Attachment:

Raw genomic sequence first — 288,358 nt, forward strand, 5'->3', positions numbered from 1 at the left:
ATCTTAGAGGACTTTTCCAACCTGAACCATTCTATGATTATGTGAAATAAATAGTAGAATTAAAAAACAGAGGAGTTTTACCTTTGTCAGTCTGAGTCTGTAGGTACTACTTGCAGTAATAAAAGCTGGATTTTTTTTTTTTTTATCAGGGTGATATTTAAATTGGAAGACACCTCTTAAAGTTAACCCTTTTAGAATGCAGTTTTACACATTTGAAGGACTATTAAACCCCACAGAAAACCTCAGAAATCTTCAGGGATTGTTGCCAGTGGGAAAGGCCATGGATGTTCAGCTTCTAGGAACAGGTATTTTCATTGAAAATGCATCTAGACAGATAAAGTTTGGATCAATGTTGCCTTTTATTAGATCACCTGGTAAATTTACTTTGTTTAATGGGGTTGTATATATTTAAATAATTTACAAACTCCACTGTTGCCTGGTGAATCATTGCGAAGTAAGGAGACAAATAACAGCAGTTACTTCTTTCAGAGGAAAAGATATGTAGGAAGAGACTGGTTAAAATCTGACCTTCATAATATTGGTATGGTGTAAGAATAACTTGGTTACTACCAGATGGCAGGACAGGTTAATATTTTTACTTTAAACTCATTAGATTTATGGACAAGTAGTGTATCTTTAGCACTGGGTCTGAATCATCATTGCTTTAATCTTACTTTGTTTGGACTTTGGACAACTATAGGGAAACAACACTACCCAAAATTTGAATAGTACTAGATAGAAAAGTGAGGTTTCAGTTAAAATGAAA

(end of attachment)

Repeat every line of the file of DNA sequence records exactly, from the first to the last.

Raw genomic sequence first — 288,358 nt, forward strand, 5'->3', positions numbered from 1 at the left:
ATCTTAGAGGACTTTTCCAACCTGAACCATTCTATGATTATGTGAAATAAATAGTAGAATTAAAAAACAGAGGAGTTTTACCTTTGTCAGTCTGAGTCTGTAGGTACTACTTGCAGTAATAAAAGCTGGATTTTTTTTTTTTTTATCAGGGTGATATTTAAATTGGAAGACACCTCTTAAAGTTAACCCTTTTAGAATGCAGTTTTACACATTTGAAGGACTATTAAACCCCACAGAAAACCTCAGAAATCTTCAGGGATTGTTGCCAGTGGGAAAGGCCATGGATGTTCAGCTTCTAGGAACAGGTATTTTCATTGAAAATGCATCTAGACAGATAAAGTTTGGATCAATGTTGCCTTTTATTAGATCACCTGGTAAATTTACTTTGTTTAATGGGGTTGTATATATTTAAATAATTTACAAACTCCACTGTTGCCTGGTGAATCATTGCGAAGTAAGGAGACAAATAACAGCAGTTACTTCTTTCAGAGGAAAAGATATGTAGGAAGAGACTGGTTAAAATCTGACCTTCATAATATTGGTATGGTGTAAGAATAACTTGGTTACTACCAGATGGCAGGACAGGTTAATATTTTTACTTTAAACTCATTAGATTTATGGACAAGTAGTGTATCTTTAGCACTGGGTCTGAATCATCATTGCTTTAATCTTACTTTGTTTGGACTTTGGACAACTATAGGGAAACAACACTACCCAAAATTTGAATAGTACTAGATAGAAAAGTGAGGTTTCAGTTAAAATGAAA